Incidents of Travel in Central America, Chiapas and Yucatan

Incidents of Travel in Central America, Chiapas and Yucatan

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by John Lloyd Stephens
     
 

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Few explorers have had the experience of uncovering a civilization almost entirely unknown to the world. But Stephen's two expeditions to Mexico and Central America in 1839 and 1841 yielded the first solid information on the culture of the Maya Indians. In this work, and in his other masterpiece Incidents of Travel in Yucatan, he tells the story of his

Overview

Few explorers have had the experience of uncovering a civilization almost entirely unknown to the world. But Stephen's two expeditions to Mexico and Central America in 1839 and 1841 yielded the first solid information on the culture of the Maya Indians. In this work, and in his other masterpiece Incidents of Travel in Yucatan, he tells the story of his travels to some 50 ruined Mayan cities.
In this book, he describes the excitement of exploring the magnificent ruined cities of Copan and Palenque, and his briefer excursions to Quirigua, Patinamit, Utatlan, Gueguetenango, Ocosingo, and Uxmal. For all these cities, his details are so accurate that more recent explorers used the book as a Baedeker to locate ruins forgotten by even the Indians.
In addition to being a great book on archaeological discovery, Stephen's work is also a great travel book. Telling of journeying by mule back on narrow paths over unimaginable deep ravines, through sloughs of mud and jungles of heavy vegetation, describing dangers of robbery, revolution, fever, mosquitoes and more exotic insects, Stephen's narrative remains penetrating and alive. His account of his attempt to buy Copan for $50 is told with the adroitness of a Mark Twain, and his descriptions of Indian life — primitive villages a few miles from the ruins, burials, treatment of the sick, customs, amusements, etc. — never lose their interest.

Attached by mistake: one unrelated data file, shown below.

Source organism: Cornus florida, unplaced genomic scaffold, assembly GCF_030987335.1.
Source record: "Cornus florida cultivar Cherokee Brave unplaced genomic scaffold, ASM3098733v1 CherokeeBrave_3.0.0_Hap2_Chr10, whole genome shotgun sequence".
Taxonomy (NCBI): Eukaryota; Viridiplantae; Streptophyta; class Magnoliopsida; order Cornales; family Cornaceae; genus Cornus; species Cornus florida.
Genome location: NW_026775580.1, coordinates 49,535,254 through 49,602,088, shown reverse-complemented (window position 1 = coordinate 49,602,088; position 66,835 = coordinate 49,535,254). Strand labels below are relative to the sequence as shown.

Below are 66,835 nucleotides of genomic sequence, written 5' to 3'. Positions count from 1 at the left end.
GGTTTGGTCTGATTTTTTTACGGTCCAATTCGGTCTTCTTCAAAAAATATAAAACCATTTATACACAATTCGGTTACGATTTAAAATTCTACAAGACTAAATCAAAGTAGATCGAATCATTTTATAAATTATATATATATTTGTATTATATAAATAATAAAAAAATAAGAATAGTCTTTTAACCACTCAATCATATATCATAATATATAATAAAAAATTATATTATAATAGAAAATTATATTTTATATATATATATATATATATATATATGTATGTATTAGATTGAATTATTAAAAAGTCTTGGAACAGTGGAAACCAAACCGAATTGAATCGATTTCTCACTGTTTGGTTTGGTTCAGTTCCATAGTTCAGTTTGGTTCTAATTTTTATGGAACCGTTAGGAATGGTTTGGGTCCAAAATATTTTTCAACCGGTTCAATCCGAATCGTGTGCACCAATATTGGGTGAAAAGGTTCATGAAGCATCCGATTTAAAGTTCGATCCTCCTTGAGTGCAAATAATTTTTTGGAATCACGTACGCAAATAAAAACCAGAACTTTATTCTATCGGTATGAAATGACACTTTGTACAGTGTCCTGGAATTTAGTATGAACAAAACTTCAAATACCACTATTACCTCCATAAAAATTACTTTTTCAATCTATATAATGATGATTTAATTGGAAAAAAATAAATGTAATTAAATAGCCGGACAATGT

Frederick Catherwood's illustrations virtually double the appeal of the book. Highly exact, remarkably realistic drawings show overall views, ground plans of the cities, elevations of palaces and temples, free-standing sculpture, carved hieroglyphics, stucco bas-reliefs, small clay figures, and interior details.

Editorial Reviews

Library Journal
Stephens's book, first published in two volumes in 1841, has been abridged by Karl Ackerman, a freelance writer. Stephens made his journey in 1839-40, accompanied by an artist, Frederick Catherwood, who made detailed drawings of the Mayan ruins. The book was extremely popular upon publication; it remains an exciting 19th-century travel work and one of the early descriptions--and an incisive one--of the Mayan ruins. Ackerman's abridgment makes a handsome volume, but the continuity is not smooth, and the work could do with more explanatory footnotes. There are no contemporary photographs, of course, but later ones by Edward Muybridge and others are used, including some of Tikal, which Stephens did not visit. The book is useful but will not replace the original work or subsequent reprints with Catherwood's drawings.-- George M. Jenks, Bucknell Univ., Lewisburg, Pa.

Product Details

ISBN-13:
9780486224046
Publisher:
Dover Publications
Publication date:
06/01/1969
Pages:
438
Sales rank:
545,311
Product dimensions:
5.42(w) x 8.68(h) x 0.90(d)

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Incidents of travel in Central America, Chiapas, and Yucatan 5 out of 5 based on 0 ratings. 2 reviews.
jagsed More than 1 year ago
the must-have book to start learning about the Mayan people
Anonymous More than 1 year ago